The ring fibula

Brooches and fibulae were worn from ancient times to pinning clothes and as a status symbol. They were worn by all classes, except for the lower classes. This article elaborates on the different types ringfibulae that were worn in the early Middle Ages.
The circular ring fibula and the disc fibula brooches were the most common in the early Middle Ages. Some specimens, such as Tara and Hunterston brooches are richly decorated. This decorated specimens almost always made ​​by goldsmiths from a monastic community. The fibula was usually both practical and symbolic. However, some were clearly not practical, because they had a long pin of 20 to 30 cm.
The ringfibulae can not be clearly dated. Most brooches with ornaments come from the time when the Vikings in Ireland and Scotland had colonies. The Vikings took various parts of the brooches and added some new elements. At the beginning of the last century the Irish brooches are typed. However, this characterization is quite outdated and can be taken as a guide only loosely.

early ringfibulae
The first type ring fibula were easily made ​​and worn from the 3rd century and came in the 4th or 5th century, toward Ireland. The type may be caused by the renewed trade contacts between the Western and Eastern Roman Empire and the Germanic fashion that inspired it. These brooches were in use during the Roman domination, but became more popular around the early Middle Ages. Perhaps this was because the brooch was a status symbol or by changes in fashion trends. This type of fibula was taken over by the pagan Saxons.
5th and 6th century brooches were more derived from Roman design and were often decorated with stylized animal motifs. Between the 6th and 7th century fibulae became more decorated. Most early copies were made ​​of iron or bronze and its design much easier than the later models. Brooches were decorated with stylized animal motifs or with simple grooves in the metal.

The ring broken fibula
The broken fibula ring was worn only in Ireland and to a lesser extent in Scotland. He is, as the ring fibula, circular, but the circle is broken and the two ends are often wider than the ring. The opening could fall over the pin, which was often very long. A variant is the pseudo-broken ring fibula, where the opening is closed with a strip of metal. Pictures from Ireland show that the broken fibula ring with the pin upwards and the opening was worn down.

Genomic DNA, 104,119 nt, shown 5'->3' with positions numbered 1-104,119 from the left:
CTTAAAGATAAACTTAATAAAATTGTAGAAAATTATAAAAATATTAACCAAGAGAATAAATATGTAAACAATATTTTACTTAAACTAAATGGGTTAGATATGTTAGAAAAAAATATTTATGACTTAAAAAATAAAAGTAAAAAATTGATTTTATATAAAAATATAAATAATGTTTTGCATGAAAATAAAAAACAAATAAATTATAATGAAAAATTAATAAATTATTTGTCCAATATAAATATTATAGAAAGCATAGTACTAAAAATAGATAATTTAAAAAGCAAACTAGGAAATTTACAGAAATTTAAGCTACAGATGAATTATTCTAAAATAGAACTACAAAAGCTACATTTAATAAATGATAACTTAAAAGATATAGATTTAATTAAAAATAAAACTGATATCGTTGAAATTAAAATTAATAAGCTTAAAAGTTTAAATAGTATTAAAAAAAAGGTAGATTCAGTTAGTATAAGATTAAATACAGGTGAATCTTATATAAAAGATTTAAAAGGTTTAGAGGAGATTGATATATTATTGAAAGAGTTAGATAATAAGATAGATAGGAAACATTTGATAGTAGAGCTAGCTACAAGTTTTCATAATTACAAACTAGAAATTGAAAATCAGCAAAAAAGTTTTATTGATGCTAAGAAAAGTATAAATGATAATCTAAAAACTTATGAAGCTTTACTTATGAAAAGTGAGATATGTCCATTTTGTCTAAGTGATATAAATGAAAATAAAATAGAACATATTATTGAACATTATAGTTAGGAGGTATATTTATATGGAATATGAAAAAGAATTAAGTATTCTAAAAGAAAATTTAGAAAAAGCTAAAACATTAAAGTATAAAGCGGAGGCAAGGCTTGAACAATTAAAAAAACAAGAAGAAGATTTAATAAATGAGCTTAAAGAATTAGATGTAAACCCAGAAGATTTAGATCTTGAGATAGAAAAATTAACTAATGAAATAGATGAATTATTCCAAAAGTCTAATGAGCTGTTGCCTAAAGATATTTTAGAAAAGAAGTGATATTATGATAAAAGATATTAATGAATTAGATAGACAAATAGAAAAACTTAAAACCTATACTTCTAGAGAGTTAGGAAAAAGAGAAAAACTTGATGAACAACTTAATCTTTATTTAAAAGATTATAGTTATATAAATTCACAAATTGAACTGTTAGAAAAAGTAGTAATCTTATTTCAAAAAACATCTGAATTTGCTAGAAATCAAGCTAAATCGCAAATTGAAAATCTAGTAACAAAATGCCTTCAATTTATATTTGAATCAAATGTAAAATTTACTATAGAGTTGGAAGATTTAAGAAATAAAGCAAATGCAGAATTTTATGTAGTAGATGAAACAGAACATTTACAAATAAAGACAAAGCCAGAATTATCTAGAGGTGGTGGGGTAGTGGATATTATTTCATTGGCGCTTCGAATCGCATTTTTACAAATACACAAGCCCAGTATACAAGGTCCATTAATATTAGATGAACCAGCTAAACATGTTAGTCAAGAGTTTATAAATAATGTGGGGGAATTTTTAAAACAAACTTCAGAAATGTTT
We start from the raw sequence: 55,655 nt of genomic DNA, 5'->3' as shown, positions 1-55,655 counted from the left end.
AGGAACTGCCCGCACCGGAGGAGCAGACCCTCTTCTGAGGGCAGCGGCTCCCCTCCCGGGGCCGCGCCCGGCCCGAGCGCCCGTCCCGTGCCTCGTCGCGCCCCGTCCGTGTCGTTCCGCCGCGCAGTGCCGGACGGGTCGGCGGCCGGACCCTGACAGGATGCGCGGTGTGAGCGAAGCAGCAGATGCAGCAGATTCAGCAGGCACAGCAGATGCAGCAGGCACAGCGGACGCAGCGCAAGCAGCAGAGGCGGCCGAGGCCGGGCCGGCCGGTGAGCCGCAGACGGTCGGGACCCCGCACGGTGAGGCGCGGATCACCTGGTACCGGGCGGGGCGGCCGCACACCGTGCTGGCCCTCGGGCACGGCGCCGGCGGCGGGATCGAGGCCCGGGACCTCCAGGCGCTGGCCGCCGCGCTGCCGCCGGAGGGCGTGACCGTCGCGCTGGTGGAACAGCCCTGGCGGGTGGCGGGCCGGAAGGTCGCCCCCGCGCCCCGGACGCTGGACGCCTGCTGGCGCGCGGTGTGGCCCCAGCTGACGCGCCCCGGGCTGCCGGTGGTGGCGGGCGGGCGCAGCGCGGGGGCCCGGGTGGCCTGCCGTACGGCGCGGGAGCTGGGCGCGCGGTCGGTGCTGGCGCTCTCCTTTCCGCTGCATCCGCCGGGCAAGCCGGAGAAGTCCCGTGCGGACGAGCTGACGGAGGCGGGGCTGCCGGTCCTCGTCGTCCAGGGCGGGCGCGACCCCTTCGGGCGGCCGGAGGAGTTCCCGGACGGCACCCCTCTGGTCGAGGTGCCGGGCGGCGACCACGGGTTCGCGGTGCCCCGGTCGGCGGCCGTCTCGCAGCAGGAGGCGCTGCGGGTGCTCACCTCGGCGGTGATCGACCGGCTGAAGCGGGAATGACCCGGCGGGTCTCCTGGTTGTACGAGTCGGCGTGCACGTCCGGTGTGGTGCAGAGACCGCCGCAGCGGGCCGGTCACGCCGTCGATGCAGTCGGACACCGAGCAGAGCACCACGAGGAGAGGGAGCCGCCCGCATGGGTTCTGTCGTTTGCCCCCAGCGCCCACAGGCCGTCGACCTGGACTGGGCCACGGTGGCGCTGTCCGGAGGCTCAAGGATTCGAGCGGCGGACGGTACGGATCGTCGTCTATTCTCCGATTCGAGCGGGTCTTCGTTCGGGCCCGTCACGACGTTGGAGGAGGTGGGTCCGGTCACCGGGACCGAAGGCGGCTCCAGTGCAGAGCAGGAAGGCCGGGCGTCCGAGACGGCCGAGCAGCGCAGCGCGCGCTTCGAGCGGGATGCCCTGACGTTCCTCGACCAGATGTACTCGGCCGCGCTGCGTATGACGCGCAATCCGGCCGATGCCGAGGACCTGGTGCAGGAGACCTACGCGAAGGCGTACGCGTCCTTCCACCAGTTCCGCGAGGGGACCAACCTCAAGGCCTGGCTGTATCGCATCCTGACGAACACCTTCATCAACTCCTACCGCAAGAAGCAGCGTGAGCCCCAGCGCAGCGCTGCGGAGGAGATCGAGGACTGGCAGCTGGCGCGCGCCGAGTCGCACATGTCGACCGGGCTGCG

The Old-Irish texts warn that the brooch could injure other people because of its large pin and therefore had to be used safely. Probably men wore the brooch on the shoulder and females on the chest. The brooch was used to keep in place the brat, a circular shell. He was supported by both citizens and clergy.
The value of the brooch depended on the material, size and decoration. Most luxury brooches have a base of copper, bronze or iron and plated or inlaid with gold. But is made ​​of pure gold only Derry 9th century brooch. The ends of the brooches were beaten flat of the 6th to the 9th century, so there was more room for decoration. Some brooches are also complete works, which have invested thousands of hours of work.
The broken ring fibula seems to be a typical Irish brooch, but was taken over by the Picts who were setting him in a whole other Pictish art style. They were almost certainly made ​​by silversmiths, trained in monasteries. These jewelers also probably made ​​the designs for illuminations of manuscripts. Few of the broken ringfibulae have been found in tombs and the ones that are found in graves, like the grave Norwegian Westray in the Orkneys, it seems clear that he has changed owners.

From the end of the 8th century the Vikings pillaged monasteries in Scotland and Ireland. Shortly afterwards they built winter quarters and then whole cities on the islands such as Dublin, Cork and Waterford. These were the first towns in Ireland and soon they grew to international trade centers.
The Scandinavians who settled in Ireland and Scotland, were far outnumbered compared to the original population. Soon, customs and traditions were taken apart and there was a Norse-Gaelic culture. One of the technological traditions that took over from the Celtic culture was the frequent use of the ring broken fibula. Of course, the Vikings were already familiar with the ring brooch, which she wore in a unique variant. The newly created brooches were adorned with a unique art style that was not clear Scandinavian or Celtic. The brooches were worn by both Celts and by Vikings and gradually replaced the older types of brooches. These brooches were worn in the same way as their predecessors and probably they served also as a status symbol. This type of brooches is found throughout the Viking world. Possibly they were a commodity as artwork. It was not until the late 11th century until brooches slowly fell into disuse. At that time there was a new type of ring broken fibula introduced: the thistle fibula. This type was used extensively in Ireland and Scotland.